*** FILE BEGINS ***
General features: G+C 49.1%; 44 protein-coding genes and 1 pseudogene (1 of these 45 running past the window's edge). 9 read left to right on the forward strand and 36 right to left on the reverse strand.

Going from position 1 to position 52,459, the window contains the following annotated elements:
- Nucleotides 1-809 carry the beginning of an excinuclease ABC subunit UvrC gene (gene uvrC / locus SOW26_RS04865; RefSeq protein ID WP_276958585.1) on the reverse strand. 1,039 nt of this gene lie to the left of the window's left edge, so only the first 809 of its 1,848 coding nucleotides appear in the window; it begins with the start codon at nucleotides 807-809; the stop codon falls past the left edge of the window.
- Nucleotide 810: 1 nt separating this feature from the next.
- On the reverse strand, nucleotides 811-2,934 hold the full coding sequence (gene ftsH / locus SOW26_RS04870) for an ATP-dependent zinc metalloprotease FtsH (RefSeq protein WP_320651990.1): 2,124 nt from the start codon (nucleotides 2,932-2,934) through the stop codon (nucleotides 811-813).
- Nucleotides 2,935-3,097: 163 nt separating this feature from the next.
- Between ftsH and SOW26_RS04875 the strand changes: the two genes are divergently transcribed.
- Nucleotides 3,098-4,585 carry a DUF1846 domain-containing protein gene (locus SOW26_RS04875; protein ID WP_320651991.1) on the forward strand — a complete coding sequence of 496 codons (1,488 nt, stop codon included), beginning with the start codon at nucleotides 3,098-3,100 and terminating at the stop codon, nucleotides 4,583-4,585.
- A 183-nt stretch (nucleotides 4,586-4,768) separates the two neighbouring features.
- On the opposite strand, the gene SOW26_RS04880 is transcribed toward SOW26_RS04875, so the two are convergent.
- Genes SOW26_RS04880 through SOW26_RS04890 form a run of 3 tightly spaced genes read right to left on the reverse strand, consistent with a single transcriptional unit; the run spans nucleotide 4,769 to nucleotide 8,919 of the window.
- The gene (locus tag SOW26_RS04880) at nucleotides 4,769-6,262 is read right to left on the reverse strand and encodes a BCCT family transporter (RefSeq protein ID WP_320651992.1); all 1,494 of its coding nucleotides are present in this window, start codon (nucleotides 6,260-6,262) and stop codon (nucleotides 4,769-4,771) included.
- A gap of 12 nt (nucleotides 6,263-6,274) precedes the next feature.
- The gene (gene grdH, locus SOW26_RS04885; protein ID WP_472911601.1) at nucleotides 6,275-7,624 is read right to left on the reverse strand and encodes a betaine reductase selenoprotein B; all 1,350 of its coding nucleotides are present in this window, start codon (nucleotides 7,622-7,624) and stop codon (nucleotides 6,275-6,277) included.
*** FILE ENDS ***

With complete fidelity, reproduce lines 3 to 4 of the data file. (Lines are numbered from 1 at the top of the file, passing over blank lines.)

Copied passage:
- Nucleotides 1-809 carry the beginning of an excinuclease ABC subunit UvrC gene (gene uvrC / locus SOW26_RS04865; RefSeq protein ID WP_276958585.1) on the reverse strand. 1,039 nt of this gene lie to the left of the window's left edge, so only the first 809 of its 1,848 coding nucleotides appear in the window; it begins with the start codon at nucleotides 807-809; the stop codon falls past the left edge of the window.
- Nucleotide 810: 1 nt separating this feature from the next.